Saturday, December 12th, 2009 | Author:

If Schmidt thinks only evil-doers need or want privacy, he obviously has no understanding of the Fourth Amendment or the reasons behind it:

The right of the people to be secure in their persons, houses, papers, and effects, against unreasonable searches and seizures, shall not be violated, and no Warrants shall issue, but upon probable cause, supported by Oath or affirmation, and particularly describing the place to be searched, and the persons or things to be seized.

Schmidt reveals the same corporate attitude recently revealed by Sprint, who created a special portal for law enforcement to access their customer’s private information.

Fortunately, we can have all the advantages of google’s search engines without giving them any private information to save for the government: Scroogle.  Here’s a screenshot of their homepage:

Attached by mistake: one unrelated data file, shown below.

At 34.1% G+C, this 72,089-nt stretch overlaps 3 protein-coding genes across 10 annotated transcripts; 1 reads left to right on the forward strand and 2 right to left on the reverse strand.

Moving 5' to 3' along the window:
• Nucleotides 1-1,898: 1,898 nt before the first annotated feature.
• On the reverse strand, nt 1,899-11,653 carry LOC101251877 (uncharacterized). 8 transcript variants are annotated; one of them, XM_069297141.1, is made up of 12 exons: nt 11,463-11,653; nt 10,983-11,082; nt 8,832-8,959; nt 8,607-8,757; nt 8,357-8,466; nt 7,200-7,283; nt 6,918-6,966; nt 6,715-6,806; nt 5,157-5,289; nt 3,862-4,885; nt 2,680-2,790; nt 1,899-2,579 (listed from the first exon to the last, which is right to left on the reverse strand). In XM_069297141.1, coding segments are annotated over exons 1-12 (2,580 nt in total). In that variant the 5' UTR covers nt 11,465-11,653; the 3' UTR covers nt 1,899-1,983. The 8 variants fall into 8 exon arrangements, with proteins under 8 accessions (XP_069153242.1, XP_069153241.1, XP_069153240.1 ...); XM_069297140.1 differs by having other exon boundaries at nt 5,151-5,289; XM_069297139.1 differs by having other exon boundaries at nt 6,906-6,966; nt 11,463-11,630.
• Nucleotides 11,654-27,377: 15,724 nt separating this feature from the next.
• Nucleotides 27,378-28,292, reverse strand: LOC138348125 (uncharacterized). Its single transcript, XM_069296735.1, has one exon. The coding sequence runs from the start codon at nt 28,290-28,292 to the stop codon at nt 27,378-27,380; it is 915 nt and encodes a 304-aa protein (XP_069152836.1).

No cookies, no tracks, no government collaborators like Eric Schmidt.

I’ve been using Scroogle for quite a while now, and it works great for most searches.  The only problem I’ve encountered is that you can’t limit your Scroogle search to a specific date range.  Other than that, why increase the size of the government database?

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4 Responses
  1. Since WHEN does the “Patriot” Act have authority over the Bill of Rights?

  2. akagaga says:

    umm … since dubya was pres?

  3. ….yeah… :(

    P.S. It would be cool to do some digging into Schmidt’s life, eh? What brand underwear, what embarrassing things he did in high school, pics of him picking his nose.. I mean, if he’s so “glasnost” and all…

  4. akagaga says:

    Good idea! I dig see somewhere that he’s not a paragon of virtue. Rumors about sexual activities, etc. But you know what? I’ll just avoid Google as much as I can, and let God deal with Mr. Schmidt. :)